The Killing of a Sacred Deer, review 

A doctor has his life turned upside down when he’s given an unthinkable choice after a boy, who he has taken under his wing, turns sinister. 

Yorgos Lanthimos doesn’t ordinarily deal with the conventional. From Dogtooth in which three teenagers never leave their home because of overprotective parents to Lobster where a community of people are turned into an animal of their choosing if their search for love in a hotel fails after 45 days. He continues to comment on society and it’s rules with interesting storytelling techniques and smartly driven scripts. The Killing of a Sacred Deer may be his most narratively conventional film but it’s just as breathtaking to watch.

Colin Farrell plays a successful surgeon Steven Murphy, who is a family man, he commands a great deal of respect from the medical community. He and his wife Anna, played by Nicole Kidman live in a beautiful house with their children (Raffey Cassidy and Sunny Suljic). Farrell and Kidman’s chemistry is razor sharp, as they compliment each other’s performance. Their wry dialogue and awkward sexual tension is just as painful to watch as it is intriguing.

Steven has been spending time with a young boy named Martin (Barry Keoghan) with whom he has an unconventional friendship. The pair have lunch and take walks, it’s almost as if they are concealing an extra marital affair. It becomes clear that whilst these two are friends and Steven is protective over him, they don’t share the same bond as the other relationships in his life. Things take a turn when he threatens Steven’s family by informing him that his wife and two children will lose the use of their legs, have no appetite, bleed from the eyes and perish unless he is to kill one of them himself. 

To look at previous work by Lanthimos, he creates odd ball characters in unusual situations. His work on Dogtooth got him noticed as an auteur of the strange after being nominated for Best Foreign Language film at the 2011 Oscars as well as receiving widespread praise for 2015’s The Lobster, also starring Farrell. He has a way of inserting an underlying menance into the body of his films, creating almost unintentionally comedic moments which make you cringe as you laugh. Killing of a Sacred Deer is no different, making you wince at the conversation concerning Farrell’s daughter getting her first period and raise a slightly awkward smile when he discusses watches with a colleague and why his is apparently better. You cannot take your eyes off these scenes even when speaking about mundane subjects, as the camera follows, thanks to Lanthimos’ regular cinematographer Thimios Bakatakis, it creates a claustrophobic atmosphere which is trick well pulled off in these wide open spaces.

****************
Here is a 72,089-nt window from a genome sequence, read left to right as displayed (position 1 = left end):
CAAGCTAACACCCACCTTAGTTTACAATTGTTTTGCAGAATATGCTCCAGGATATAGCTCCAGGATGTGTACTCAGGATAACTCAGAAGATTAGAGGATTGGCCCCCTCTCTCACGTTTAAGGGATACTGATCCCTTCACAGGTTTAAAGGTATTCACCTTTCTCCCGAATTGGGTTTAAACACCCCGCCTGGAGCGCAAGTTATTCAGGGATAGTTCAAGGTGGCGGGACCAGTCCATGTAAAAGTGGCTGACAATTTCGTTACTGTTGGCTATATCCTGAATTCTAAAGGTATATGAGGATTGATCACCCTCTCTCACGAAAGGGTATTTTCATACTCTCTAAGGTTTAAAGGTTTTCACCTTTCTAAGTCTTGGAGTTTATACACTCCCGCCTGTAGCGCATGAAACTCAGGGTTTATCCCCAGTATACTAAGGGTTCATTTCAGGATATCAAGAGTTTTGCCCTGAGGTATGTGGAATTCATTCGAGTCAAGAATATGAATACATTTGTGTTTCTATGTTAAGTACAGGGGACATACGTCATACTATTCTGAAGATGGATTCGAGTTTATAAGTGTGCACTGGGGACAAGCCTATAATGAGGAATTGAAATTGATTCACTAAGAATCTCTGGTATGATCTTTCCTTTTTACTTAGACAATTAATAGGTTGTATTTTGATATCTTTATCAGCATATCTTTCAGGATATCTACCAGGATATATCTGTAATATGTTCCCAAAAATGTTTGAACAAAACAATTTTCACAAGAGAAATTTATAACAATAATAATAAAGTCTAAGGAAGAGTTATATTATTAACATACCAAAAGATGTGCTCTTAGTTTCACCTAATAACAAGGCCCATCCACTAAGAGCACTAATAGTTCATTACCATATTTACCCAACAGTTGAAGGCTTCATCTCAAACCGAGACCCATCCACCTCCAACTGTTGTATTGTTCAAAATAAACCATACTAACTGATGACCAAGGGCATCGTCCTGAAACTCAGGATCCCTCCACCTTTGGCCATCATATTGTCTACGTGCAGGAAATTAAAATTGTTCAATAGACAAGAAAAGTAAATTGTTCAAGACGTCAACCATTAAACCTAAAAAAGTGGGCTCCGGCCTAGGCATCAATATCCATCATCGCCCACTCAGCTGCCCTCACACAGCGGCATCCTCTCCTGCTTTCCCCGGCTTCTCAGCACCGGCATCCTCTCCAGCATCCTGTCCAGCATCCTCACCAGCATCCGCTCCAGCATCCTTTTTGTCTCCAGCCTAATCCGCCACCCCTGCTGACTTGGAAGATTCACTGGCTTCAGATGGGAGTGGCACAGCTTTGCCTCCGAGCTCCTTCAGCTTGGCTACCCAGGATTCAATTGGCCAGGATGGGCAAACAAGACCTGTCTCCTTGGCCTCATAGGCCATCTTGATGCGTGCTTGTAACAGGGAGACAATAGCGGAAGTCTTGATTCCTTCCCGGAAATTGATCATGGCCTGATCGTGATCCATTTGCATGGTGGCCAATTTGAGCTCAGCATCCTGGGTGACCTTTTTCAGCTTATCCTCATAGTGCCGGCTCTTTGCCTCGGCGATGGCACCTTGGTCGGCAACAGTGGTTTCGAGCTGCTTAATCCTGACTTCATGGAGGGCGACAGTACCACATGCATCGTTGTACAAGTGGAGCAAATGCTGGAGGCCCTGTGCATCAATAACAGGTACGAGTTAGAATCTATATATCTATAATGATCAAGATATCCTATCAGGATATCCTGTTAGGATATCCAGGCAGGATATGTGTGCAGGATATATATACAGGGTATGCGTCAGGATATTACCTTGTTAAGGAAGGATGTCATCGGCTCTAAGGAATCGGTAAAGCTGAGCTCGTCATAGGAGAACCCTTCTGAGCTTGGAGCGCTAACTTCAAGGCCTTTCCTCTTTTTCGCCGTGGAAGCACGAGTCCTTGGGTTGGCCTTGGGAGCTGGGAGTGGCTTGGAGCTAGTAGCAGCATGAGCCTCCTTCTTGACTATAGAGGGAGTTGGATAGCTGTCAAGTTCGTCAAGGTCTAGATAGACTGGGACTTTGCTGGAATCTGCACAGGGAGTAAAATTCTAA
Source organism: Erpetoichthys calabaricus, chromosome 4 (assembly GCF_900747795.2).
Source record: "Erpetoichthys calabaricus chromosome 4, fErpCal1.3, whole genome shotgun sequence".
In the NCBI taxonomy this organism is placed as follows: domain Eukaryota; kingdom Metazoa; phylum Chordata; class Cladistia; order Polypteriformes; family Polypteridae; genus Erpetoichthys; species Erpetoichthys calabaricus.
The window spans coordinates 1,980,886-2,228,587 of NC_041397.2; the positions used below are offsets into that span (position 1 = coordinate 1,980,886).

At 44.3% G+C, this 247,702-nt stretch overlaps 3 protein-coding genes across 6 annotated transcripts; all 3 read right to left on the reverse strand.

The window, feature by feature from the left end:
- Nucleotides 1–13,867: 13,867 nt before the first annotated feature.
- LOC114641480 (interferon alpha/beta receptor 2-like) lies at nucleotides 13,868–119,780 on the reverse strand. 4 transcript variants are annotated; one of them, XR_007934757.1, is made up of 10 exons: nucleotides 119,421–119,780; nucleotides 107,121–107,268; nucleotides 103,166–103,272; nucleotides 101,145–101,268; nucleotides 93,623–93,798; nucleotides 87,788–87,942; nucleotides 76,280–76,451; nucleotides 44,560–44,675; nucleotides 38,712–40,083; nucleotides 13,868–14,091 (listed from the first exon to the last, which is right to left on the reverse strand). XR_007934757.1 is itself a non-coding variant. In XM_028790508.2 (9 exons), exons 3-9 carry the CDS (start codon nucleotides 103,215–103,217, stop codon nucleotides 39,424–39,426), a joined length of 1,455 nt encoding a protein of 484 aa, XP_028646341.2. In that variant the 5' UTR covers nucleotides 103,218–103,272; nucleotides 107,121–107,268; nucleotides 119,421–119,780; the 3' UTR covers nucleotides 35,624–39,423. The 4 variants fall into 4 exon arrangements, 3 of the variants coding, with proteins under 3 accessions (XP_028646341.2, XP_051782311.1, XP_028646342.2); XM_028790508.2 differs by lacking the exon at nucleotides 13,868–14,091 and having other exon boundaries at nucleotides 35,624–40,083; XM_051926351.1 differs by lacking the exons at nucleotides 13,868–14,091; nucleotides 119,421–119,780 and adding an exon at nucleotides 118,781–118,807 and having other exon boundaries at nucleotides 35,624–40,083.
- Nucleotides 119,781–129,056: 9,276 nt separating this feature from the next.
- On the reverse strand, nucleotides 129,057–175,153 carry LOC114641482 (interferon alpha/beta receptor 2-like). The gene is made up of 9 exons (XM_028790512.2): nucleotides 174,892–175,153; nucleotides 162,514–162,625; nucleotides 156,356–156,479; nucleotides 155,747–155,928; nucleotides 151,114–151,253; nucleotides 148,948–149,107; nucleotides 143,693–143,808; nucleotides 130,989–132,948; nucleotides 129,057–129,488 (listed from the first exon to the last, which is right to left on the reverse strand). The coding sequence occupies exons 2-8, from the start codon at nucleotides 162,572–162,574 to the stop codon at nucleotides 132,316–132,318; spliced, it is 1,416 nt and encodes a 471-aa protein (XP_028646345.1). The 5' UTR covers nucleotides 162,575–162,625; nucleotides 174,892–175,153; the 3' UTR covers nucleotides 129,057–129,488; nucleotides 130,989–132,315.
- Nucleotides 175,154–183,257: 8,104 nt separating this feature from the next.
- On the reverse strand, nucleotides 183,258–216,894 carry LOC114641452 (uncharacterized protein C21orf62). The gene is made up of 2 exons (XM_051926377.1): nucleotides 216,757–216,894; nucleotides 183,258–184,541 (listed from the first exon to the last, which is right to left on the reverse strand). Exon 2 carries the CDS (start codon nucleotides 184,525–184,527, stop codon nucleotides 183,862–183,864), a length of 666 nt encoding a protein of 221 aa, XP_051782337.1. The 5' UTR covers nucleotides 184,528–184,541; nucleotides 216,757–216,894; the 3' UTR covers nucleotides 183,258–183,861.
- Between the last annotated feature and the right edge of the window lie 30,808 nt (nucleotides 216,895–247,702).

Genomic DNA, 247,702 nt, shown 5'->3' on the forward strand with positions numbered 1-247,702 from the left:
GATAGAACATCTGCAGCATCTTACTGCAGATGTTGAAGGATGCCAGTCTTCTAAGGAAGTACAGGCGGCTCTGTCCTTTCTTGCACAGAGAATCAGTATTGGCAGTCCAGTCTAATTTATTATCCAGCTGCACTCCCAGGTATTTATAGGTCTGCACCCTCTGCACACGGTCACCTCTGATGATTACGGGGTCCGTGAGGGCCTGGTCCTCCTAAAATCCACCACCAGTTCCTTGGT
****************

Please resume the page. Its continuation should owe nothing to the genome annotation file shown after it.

Farrell and Kidman’s relationship slowly crumbles as Martin continues his plan, its Keoghan who shines. His dead eyes, blunt talking and honesty seal his sinister character. As their lives become more intense, their actions are increasingly erratic leading to a conclusion only this director could concoct. Just a quick mention to Martin’s painfully single mother played by Alicia Silverstone who Steven meets whilst at their home. She comes across as sadly desperate and delivers the best line “I won’t let you leave until you’ve tried my tart.”

Like Dogtooth about over protective parents or Alps, helping those who have lost someone or Lobster, about societal pressures to find love, the plot is kept simple. Essentially this is a revenge story with a twist. The director’s signature unnerving style is nothing like anything you’ll see.

4 out of 5.

Keep. It. Reel. 

Paddington Bear: finally we have a trailer

The fuzzy friend from my childhood has come to life once more as a digital version of his former jittery self (assuming you remember the old stop-motion cartoons). Paddington Bear is coming to the big screen. I’m not going to call this a long-awaited adaptation of the children’s classic because I don’t honestly know who has been waiting for it. Have you? No, didn’t think so! BUT I’m not complaining, I did love the cartoon, and I enjoy it when you have all of this nostalgia thrown in your face. However, the trailer is a little disappointing. Whilst it is obviously a fun family film, there’s parts which is find a tad troubling. For example, where is his lovely blue coat? and why is he, at one point, wearing nothing? I have never seen him without the famous hat and coat at the same time but here we see him in all his glory (pretty much). Why? I know and love the old school bear who would never be seen without these iconic items. Even when he’s out and about, trying to tackle the dreaded escalator on the Underground, all he’s wearing is his hat. GIVE HIM HIS BLUE COAT!

I’m not too concerned about it however, from the posters he will, at some point, be in his full gear. I suppose this could be a good thing. I did have a thought that maybe, JUST MAYBE, it could be a like an origin story. Where his hat and coat come from, who gives him his first marmalade sandwich and so on. It’s just a thought. What do you think? Keep. It Reel. https://www.youtube.com/watch?v=X-d-V9jXYDE